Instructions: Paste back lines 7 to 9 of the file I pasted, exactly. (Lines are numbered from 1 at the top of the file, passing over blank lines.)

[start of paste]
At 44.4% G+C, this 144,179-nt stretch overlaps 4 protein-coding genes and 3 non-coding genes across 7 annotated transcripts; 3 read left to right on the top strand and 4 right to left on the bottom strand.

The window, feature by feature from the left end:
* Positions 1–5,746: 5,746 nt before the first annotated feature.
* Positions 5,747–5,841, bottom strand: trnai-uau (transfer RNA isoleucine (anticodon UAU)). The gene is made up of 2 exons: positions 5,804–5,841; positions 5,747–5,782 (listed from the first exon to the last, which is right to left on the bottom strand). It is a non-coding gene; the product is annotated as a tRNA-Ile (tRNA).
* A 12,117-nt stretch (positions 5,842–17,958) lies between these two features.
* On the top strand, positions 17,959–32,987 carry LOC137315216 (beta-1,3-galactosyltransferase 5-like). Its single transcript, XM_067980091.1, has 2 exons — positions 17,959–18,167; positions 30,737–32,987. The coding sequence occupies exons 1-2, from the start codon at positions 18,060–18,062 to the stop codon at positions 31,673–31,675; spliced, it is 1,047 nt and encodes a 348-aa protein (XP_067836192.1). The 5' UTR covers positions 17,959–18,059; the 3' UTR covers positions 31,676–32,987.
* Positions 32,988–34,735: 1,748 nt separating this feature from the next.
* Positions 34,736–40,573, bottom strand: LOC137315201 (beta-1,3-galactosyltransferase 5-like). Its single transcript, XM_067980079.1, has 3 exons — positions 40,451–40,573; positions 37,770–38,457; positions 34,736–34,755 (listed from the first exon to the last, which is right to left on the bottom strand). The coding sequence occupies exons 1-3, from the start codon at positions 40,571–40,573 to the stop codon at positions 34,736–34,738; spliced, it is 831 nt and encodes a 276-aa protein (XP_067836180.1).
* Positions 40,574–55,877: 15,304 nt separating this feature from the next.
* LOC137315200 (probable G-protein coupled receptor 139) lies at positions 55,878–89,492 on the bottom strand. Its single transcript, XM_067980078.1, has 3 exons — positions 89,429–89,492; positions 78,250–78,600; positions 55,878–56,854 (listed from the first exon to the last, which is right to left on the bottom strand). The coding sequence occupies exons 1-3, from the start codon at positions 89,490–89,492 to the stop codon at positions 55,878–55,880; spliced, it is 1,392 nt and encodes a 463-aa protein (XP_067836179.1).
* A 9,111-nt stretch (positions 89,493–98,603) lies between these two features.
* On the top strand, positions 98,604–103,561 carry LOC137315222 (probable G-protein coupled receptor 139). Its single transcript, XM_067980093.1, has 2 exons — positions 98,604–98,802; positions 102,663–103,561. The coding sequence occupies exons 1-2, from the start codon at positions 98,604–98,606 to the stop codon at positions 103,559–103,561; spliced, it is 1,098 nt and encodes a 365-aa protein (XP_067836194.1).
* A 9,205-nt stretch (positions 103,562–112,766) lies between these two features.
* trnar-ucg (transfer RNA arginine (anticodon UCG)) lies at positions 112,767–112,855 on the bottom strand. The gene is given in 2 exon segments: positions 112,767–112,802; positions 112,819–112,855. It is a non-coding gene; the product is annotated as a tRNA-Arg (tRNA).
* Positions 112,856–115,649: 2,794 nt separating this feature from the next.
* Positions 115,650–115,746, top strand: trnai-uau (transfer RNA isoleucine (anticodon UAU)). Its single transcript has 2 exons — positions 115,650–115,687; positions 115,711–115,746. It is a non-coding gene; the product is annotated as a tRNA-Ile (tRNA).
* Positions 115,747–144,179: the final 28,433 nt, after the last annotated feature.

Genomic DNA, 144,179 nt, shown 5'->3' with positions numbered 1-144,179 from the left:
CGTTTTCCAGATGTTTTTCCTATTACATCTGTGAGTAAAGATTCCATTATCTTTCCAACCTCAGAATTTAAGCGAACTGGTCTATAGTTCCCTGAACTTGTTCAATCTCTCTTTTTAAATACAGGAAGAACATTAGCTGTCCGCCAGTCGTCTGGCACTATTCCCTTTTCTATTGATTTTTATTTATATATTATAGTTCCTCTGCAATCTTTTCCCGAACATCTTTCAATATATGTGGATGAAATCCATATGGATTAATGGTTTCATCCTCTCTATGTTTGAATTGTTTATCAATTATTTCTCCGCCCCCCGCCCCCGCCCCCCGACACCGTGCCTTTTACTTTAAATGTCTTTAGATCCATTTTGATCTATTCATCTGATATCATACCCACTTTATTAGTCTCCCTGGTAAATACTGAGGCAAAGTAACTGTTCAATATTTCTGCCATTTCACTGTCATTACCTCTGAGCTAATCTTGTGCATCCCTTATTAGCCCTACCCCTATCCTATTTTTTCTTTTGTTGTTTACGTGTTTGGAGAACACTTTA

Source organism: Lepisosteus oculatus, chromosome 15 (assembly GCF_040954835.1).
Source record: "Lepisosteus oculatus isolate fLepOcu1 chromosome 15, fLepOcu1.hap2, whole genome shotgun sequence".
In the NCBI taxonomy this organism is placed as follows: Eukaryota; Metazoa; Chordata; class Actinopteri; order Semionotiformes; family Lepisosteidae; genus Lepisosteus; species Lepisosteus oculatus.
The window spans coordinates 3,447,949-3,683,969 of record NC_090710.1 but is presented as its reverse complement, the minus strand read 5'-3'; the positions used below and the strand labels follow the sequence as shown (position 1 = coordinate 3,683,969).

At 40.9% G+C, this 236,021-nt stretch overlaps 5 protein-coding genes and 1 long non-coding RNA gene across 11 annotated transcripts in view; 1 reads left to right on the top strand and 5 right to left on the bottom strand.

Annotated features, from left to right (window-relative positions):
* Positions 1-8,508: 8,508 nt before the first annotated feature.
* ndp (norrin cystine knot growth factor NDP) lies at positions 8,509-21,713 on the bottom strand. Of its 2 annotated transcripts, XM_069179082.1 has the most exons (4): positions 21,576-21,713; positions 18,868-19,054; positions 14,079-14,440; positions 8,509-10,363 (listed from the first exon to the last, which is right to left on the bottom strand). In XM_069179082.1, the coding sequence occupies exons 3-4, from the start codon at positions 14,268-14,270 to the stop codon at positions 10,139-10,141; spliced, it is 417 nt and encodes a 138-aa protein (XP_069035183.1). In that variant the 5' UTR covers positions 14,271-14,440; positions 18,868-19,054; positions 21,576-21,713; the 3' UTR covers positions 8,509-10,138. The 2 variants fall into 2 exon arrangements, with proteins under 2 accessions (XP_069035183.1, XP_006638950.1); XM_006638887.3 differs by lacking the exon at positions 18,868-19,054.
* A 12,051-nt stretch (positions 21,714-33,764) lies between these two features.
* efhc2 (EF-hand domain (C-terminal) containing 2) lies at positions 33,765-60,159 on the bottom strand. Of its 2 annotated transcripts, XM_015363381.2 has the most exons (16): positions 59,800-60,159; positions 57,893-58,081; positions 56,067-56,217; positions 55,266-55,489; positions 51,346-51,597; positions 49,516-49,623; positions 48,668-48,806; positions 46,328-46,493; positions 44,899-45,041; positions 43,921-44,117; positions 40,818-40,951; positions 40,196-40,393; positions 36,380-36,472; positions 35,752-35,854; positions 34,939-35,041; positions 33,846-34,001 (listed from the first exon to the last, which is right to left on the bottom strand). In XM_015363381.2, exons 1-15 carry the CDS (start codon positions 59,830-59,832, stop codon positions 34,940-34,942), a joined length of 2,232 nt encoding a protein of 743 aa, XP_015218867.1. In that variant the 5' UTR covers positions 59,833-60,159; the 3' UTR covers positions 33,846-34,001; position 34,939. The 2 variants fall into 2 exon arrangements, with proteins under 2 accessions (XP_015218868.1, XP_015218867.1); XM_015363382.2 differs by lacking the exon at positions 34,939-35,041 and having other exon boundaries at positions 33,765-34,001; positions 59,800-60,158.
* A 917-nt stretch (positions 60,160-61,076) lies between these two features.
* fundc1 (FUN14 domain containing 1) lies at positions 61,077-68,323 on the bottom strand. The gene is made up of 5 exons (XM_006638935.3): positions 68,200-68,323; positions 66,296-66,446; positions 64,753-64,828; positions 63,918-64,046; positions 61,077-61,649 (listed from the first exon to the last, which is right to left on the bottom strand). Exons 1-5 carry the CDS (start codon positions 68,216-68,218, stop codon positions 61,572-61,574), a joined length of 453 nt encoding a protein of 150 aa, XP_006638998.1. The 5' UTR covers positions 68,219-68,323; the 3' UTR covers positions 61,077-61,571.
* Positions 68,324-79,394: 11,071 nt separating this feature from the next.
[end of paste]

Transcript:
* Positions 32,988–34,735: 1,748 nt separating this feature from the next.
* Positions 34,736–40,573, bottom strand: LOC137315201 (beta-1,3-galactosyltransferase 5-like). Its single transcript, XM_067980079.1, has 3 exons — positions 40,451–40,573; positions 37,770–38,457; positions 34,736–34,755 (listed from the first exon to the last, which is right to left on the bottom strand). The coding sequence occupies exons 1-3, from the start codon at positions 40,571–40,573 to the stop codon at positions 34,736–34,738; spliced, it is 831 nt and encodes a 276-aa protein (XP_067836180.1).
* Positions 40,574–55,877: 15,304 nt separating this feature from the next.